I just think that your vast knowledge could be used in a positive way and help these people looking for advice on setting up a system or buying from a company who probably don't have the experience themselves to build a system capable of looking after garra rufa in such large numbers.
    until it is proven one way or another.
     
  17. Chillinator

    Chillinator Guest

    I'm sorry, but I'm reluctant to use my 'vast knowledge' (which is a bit of an overstatement, I'm not an expert) to help people with something that's against my own ethics. If they are absolutely desperate to set up a fish spa, then I'll at least point them in the right direction, but nothing more.

    Although fish spas may be here to stay, I stand by my belief that these 'treatments' should be restricted to medical uses where they can be used to relieve the symptoms of chronic dermatological conditions and diabetes. In which case, the use of 'fish spas' should only really be allowed in hospitals or clinics.

    Fish are not a beauty treatment, and nor are they there to be exploited by budding entrepeneurs; many of whom are clearly in it just to make a fast buck going by the conditions I've seen these fish being kept in.

    Staff can have all the 'training' in the world, it doesn't necessarily make them good fishkeepers.
     
  18. Chillinator

    Chillinator Guest

    I can provide further information in support of a ban on fish spas within the UK, using sources at Practical Fishkeeping.

    Advocates of fish spa treatments claim that Garra rufa secrete an enzyme in their saliva called Diathanol which reportedly promotes the healing process of various skin conditions.

    However, Dr Alastair Lyndon - a well known lecturer in fish nutrition and enzymes - says differently. Believe it or not, Diathanol is a defunct chemical name which was used upto the 1960's to describe a certain group of organic chemicals. Diathanol is not an enzyme and nor has the name been used in any scientific research papers and other literature. This term is being used as a marketing ploy by fish spas.

    Dr Lyndon also quite rightly points out that in general, fish don't possess salivary glands, further casting a dark shadow over the fish spa industry.

    On the note of health risks, HIV and Fish TB are not the only concerns. Athlete's foot and verrucas thrive in the damp environment found in fish spas, very much like they do in indoor swimming pools. Many zoonotic diseases, including Erysipelothrix, Mycobacterium, Vibrio, Aeromonas, Edwardsiell and Nocardia are all capable of spreading from fish to humans. It is clearly pointed out in the PFK article that immune compromised people are at an elevated risk of infection.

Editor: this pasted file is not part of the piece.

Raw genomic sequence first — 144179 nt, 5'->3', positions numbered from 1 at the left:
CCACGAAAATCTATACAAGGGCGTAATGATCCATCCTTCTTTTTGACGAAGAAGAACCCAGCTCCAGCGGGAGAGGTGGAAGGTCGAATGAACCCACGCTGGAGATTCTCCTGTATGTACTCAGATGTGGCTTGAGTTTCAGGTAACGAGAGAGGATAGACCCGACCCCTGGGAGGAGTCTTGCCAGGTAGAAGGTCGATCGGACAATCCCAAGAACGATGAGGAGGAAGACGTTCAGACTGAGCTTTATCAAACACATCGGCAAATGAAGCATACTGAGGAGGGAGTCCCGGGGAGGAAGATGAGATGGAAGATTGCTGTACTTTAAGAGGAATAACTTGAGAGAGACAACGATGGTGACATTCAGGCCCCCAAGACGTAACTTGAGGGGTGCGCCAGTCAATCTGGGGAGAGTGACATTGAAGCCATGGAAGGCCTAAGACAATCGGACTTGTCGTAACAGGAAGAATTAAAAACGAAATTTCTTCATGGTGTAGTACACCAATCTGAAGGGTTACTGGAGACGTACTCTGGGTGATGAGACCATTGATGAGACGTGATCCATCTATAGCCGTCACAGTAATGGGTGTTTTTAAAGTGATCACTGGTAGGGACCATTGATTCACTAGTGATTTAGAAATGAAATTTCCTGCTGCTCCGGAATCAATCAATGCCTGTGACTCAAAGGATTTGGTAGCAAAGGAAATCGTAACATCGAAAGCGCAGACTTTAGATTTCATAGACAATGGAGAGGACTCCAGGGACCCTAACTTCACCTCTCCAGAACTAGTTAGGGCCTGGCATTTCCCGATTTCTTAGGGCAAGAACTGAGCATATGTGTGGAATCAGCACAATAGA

According to the article, recent scientific studies in China found Plesiomonas and Aeromonas, both of which result in gastroenteritis followed by septicemia.

    Despite the use of Ultra-violet (UV) sterilisation, Mycobacteria are not killed by expoure to UV. This effectively allows them to continue thriving in the fish spa environment.

    Most companies are supplied with information supplied by the same people who supplied them with the equipment and fish in the first place. Very few fish spas have trained staff and it is safe to say that 99.9% of fish sps have staff with absolutely no fishkeeping experience. Spa establishments are saying that they're only guaranteeing the lifespan of their fish at a few weeks.

    Pretty worrying huh? Read on, as this as they say is where the plot thickens...

    We fishkeepers would normally recommend a tank size of around 90 x 46 x 46cm as a minimum for maybe around 4-5 Garra rufa, given an average adult size of 15cm/6". In contrast, spa tanks are usually much smaller than this and the stocking densities are enough to make any sane person feel sick: 150-200 fish per tank. That's right folks, 150-200 fish that can grow upto 15cm in length being kept in tanks that hold less water than the average bath tub.

    Foraging behaviour in fish kicks in when all other food sources are exhausted, the same applies for Garra rufa which begin to forage on dead skin when no other food is available. Dead skin isn't particularly nutritious and it consists primarily of an indigestible dietary protein called Keratin.

    From this it is clear that fish spa owners are deliberately starving their fish in order to make a fast buck.

    The sooner the government realizes that this practice is a health risk, cruelty to animals and enforces a ban, the better.
     
  19. modelbaron

    modelbaron PetForums Newbie

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    A new Garra Rufa outlet has opened close by and I have spoken with the young lady who is running the unit. Two weeks before opening she had no idea about how it all works, "but was looking forward to going on a course to find out how it all works."

    I did not let on that I had worked in a pet and aquatic retailers for several years so it was easy to spot that she has NO IDEA of fish welfare.

    I asked about the chance of cross infection to which she said that this was not possible as each client will have to sign a disclaimer stating they do not have open sores or certain infections. A lot of faith and as much ignorance is being placed in this bit of paper.


    No UV lighting used in this outlet. The water is changed every three days with a filter system cycling the water 15 times per hour for the tank size.

    Certainly in it for the money.
     
    #59 modelbaron, May 6, 2011
    Last edited: May 6, 2011
  20. Chillinator

    Chillinator Guest

    Aren't they all? :rolleyes:

    I never knew a piece of paper could prevent infection, a medical breakthrough! :lol:
     
    #60 Chillinator, May 7, 2011
    Last edited by a moderator: May 7, 2011